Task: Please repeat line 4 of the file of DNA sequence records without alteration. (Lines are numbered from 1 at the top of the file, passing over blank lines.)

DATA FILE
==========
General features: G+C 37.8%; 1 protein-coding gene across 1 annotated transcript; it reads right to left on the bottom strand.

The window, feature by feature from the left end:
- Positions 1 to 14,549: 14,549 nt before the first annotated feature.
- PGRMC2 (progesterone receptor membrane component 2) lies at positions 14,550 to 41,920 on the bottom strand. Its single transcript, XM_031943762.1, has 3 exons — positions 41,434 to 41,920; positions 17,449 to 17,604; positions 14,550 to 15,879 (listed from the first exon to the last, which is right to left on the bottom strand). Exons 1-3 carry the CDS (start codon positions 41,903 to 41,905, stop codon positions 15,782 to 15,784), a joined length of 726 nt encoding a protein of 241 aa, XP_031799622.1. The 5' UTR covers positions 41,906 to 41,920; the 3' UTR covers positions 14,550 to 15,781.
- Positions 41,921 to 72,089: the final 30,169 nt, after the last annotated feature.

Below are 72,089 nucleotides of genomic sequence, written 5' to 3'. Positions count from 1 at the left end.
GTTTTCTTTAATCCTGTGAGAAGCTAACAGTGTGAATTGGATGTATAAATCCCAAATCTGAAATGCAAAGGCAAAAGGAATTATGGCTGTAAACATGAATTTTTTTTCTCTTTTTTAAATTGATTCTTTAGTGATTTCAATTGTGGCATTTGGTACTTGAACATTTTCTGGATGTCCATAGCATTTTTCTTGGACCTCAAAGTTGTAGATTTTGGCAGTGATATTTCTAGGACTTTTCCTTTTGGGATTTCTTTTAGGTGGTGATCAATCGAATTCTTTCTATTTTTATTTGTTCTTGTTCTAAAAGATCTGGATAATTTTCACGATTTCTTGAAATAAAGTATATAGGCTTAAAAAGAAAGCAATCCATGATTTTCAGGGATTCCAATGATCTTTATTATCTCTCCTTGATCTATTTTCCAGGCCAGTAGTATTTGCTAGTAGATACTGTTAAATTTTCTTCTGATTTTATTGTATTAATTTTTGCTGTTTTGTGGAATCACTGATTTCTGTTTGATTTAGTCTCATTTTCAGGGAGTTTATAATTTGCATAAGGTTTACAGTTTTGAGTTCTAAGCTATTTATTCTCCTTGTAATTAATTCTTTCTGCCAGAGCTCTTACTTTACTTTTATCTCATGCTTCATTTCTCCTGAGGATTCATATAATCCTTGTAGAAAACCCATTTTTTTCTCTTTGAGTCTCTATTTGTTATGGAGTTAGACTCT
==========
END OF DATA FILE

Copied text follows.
- PGRMC2 (progesterone receptor membrane component 2) lies at positions 14,550 to 41,920 on the bottom strand. Its single transcript, XM_031943762.1, has 3 exons — positions 41,434 to 41,920; positions 17,449 to 17,604; positions 14,550 to 15,879 (listed from the first exon to the last, which is right to left on the bottom strand). Exons 1-3 carry the CDS (start codon positions 41,903 to 41,905, stop codon positions 15,782 to 15,784), a joined length of 726 nt encoding a protein of 241 aa, XP_031799622.1. The 5' UTR covers positions 41,906 to 41,920; the 3' UTR covers positions 14,550 to 15,781.